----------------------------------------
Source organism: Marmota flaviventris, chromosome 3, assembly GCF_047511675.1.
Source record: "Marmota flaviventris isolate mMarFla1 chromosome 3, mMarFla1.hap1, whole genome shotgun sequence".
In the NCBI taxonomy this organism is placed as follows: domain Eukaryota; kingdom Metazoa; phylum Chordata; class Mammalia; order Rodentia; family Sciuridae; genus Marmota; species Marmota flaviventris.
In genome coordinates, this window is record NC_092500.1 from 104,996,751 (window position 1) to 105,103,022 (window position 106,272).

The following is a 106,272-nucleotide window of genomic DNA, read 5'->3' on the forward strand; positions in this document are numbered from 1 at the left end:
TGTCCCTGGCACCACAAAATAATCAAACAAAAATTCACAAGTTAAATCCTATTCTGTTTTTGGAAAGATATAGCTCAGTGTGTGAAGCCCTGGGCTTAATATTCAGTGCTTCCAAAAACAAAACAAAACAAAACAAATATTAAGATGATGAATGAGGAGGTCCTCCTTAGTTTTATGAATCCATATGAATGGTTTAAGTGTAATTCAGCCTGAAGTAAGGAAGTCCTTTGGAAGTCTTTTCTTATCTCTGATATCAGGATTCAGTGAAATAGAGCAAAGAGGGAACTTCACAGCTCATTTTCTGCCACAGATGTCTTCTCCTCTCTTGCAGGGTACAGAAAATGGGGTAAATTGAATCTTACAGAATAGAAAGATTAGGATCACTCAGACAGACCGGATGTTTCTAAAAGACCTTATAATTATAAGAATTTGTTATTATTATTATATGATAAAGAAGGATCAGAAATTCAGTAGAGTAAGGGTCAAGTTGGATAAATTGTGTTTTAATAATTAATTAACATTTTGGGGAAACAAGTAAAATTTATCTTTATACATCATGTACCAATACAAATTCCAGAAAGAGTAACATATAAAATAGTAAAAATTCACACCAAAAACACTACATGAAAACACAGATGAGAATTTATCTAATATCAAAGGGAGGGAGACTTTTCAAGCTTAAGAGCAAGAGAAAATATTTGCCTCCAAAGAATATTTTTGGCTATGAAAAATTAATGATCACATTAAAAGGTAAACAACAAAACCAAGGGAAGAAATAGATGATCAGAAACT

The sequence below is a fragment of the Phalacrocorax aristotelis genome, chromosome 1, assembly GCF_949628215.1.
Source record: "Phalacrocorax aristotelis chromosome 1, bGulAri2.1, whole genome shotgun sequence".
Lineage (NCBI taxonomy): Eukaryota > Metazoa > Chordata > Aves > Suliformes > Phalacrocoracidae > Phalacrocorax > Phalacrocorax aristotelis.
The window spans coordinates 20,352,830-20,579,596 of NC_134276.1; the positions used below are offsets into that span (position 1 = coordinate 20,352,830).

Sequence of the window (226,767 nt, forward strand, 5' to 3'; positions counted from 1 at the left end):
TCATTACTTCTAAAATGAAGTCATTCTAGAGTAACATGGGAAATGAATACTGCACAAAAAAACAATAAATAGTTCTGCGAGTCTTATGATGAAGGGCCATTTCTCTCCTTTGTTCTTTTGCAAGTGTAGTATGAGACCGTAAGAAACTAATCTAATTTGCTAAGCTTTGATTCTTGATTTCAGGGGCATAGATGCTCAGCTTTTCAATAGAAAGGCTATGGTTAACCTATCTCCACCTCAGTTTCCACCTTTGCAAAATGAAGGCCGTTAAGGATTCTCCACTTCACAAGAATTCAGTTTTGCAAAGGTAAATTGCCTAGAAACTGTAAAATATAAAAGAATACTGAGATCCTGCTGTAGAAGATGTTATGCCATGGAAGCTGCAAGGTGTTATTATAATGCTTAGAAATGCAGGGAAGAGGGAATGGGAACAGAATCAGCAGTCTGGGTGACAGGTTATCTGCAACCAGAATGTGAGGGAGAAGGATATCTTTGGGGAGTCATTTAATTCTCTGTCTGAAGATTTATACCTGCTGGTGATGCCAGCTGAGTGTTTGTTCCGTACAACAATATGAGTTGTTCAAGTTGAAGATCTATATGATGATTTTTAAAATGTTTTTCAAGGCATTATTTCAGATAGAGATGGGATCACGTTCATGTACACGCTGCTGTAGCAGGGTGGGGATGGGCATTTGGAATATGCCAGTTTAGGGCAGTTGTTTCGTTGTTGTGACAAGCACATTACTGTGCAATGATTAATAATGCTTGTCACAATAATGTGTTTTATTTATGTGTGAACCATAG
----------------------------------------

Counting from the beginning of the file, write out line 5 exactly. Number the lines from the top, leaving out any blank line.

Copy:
The following is a 106,272-nucleotide window of genomic DNA, read 5'->3' on the forward strand; positions in this document are numbered from 1 at the left end: